Category: Announcements

Join Us for AWS IAM Day on Monday, October 16, in New York City

Join us in New York City at the AWS Pop-up Loft for AWS IAM Day on Monday, October 16, from 9:30 A.M.–4:15 P.M. Eastern Time. At this free technical event, you will learn AWS Identity and Access Management (IAM) concepts from IAM product managers, as well as tools and strategies you can use for controlling access to your AWS environment, such as the IAM policy language and IAM best practices. You also will take an IAM policy ninja dive deep into permissions and how to use IAM roles to delegate access to your AWS resources. Last, you will learn how to integrate Active Directory with AWS workloads.

You can attend one session or stay for the full day.

Learn more about the available sessions and register!

– Craig

Join Us for AWS IAM Day on Monday, October 9, in San Francisco

Join us in San Francisco at the AWS Pop-up Loft for AWS IAM Day on Monday, October 9, from 9:30 A.M.–4:15 P.M. Pacific Time. At this free technical event, you will learn AWS Identity and Access Management (IAM) concepts from IAM product managers, as well as tools and strategies you can use for controlling access to your AWS environment, such as the IAM policy language and IAM best practices. You also will take an IAM policy ninja dive deep into permissions and how to use IAM roles to delegate access to your AWS resources. Last, you will learn how to integrate Active Directory with AWS workloads.

You can attend one session or stay for the full day.

Learn more about the available sessions and register!

– Craig

Join AWS Security on October 4 for a Night of Trivia at Grace Hopper Celebration 2017

AWS Security Jam image

If you’re attending this year’s Grace Hopper Celebration in Orlando, AWS is inviting all attendees to join us for a free evening of learning and networking. This AWS Security Jam will feature an opportunity to learn more about the AWS Security team (and about AWS security), socialize with peers, and engage in a night of trivia with your fellow conference friends. We will provide light appetizers and drinks. RSVP today.

  • Day: Wednesday, October 4, 2017
  • Time: 5:30–8:00 P.M. Eastern Time
  • Location: Rosen Centre Hotel Executive Ballroom, 9840 International Drive, Orlando, FL 32819 (next to the Orange County Convention Center)

The first 150 attendees will win a door prize, and we will give additional prizes as part of a raffle at the end of the event. Follow us on Twitter @AWSSecurityInfo for more information and updates about all things AWS Security and Compliance.

– Sara

The Top 20 AWS IAM Documentation Pages so Far in 2017

AWS IAM image

The following 20 pages have been the most viewed AWS Identity and Access Management (IAM) documentation pages so far this year. I have included a brief description with each link to explain what each page covers. Use this list to see what other AWS customers have been viewing and perhaps to pique your own interest about a topic you’ve been meaning to learn about.

  1. What Is IAM?
    Learn more about IAM, a web service that helps you securely control access to AWS resources for your users. You use IAM to control who can use your AWS resources (authentication) and how they can use resources (authorization).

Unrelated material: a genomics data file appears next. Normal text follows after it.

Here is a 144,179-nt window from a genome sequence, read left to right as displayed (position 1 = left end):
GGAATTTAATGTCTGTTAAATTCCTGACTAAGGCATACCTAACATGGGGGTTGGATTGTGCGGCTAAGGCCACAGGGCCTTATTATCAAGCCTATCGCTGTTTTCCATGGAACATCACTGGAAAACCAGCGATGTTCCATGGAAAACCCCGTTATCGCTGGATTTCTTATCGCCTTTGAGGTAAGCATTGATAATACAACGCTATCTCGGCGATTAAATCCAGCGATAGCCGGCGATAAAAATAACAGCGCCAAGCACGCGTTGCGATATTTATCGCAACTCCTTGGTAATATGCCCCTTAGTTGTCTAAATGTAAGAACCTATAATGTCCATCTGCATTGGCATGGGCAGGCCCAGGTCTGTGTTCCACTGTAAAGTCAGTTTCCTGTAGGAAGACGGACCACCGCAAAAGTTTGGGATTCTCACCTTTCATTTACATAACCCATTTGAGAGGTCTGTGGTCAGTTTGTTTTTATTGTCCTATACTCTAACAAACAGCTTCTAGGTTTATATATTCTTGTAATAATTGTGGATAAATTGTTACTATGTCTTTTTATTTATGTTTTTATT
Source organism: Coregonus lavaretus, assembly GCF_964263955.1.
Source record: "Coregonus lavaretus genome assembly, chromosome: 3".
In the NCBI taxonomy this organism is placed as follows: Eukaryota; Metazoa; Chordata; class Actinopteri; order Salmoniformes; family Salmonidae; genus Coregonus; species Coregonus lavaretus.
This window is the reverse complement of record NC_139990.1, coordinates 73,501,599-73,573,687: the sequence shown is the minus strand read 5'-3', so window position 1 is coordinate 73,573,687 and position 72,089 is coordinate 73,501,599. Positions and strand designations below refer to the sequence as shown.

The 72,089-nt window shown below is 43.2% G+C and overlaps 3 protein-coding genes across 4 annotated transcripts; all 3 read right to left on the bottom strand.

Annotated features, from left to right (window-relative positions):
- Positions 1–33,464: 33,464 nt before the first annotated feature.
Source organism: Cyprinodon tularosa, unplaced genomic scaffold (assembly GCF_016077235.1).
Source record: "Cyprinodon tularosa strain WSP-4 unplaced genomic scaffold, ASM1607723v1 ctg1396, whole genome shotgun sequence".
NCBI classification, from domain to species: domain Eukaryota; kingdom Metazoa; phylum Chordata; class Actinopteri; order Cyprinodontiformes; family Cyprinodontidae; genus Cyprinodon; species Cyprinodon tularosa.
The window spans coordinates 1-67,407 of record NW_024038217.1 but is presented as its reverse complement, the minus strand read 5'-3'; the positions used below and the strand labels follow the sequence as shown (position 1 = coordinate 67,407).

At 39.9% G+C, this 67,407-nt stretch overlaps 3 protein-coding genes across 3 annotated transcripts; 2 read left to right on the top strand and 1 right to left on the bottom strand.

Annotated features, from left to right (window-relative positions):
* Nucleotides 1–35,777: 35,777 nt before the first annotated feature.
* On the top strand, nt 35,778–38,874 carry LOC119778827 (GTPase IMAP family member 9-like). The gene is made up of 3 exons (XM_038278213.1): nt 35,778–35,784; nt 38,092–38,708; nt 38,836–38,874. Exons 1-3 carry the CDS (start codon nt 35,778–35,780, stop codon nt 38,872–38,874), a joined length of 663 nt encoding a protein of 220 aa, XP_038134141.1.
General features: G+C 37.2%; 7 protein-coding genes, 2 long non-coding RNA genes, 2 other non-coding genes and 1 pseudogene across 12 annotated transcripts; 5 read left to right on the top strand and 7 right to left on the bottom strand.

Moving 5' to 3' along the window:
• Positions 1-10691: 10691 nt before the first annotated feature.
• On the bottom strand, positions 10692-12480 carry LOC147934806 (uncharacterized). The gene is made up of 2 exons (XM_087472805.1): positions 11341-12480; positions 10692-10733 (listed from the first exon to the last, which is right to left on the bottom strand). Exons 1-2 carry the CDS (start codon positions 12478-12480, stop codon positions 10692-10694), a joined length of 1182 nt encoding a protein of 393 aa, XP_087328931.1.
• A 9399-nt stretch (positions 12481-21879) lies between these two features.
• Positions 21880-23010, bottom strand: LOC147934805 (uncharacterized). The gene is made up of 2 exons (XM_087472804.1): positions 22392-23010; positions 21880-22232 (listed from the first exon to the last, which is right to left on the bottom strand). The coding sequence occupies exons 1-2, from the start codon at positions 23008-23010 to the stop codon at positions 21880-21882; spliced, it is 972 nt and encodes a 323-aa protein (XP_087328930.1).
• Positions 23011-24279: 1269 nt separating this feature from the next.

2. Creating an IAM User in Your AWS Account
    You can create one or more IAM users in your AWS account. You might create an IAM user when someone joins your organization, or when you have a new application that needs to make API calls to AWS.
  3. IAM Policy Elements Reference
    Learn more about the elements that you can use when you create a policy. View additional policy examples and learn about conditions, supported data types, and how they are used in various services.
  4. Managing Access Keys for IAM Users
    Users need their own access keys to make programmatic calls to AWS from the AWS Command Line Interface (AWS CLI), Tools for Windows PowerShell, the AWS SDKs, or direct HTTP calls using the APIs for individual AWS services. To fill this need, you can create, modify, view, or rotate access keys (access key IDs and secret access keys) for IAM users.
  5. IAM Best Practices
    To help secure your AWS resources, follow these best practices for IAM.
  6. Tutorial: Delegate Access to the Billing Console
    Learn how to delegate access to specific IAM users who need to view or manage AWS Billing and Cost Management data for an AWS account.
  7. The IAM Console and the Sign-in Page
    Learn about the IAM-enabled AWS Management Console sign-in page and how to sign in as an AWS account root user or as an IAM user. To help your users sign in easily, create a unique sign-in URL for your account.
  8. How Users Sign In to Your Account
    After you create IAM users and passwords for each, your users can sign in to the AWS Management Console for your AWS account using your account ID or alias, or from a special URL that includes your account ID.
  9. Using Multi-Factor Authentication (MFA) in AWS
    For increased security, AWS recommends that you configure MFA to help protect your AWS resources. MFA adds extra security because it requires users to enter a unique authentication code from an approved authentication device or SMS text message when they access AWS websites or services.
  10. Working with Server Certificates
    Some AWS services can use server certificates that you manage with IAM or AWS Certificate Manager (ACM). ACM is the preferred tool to provision, manage, and deploy your server certificates. Use IAM as a certificate manager only when you must support HTTPS connections in a region that is not supported by ACM.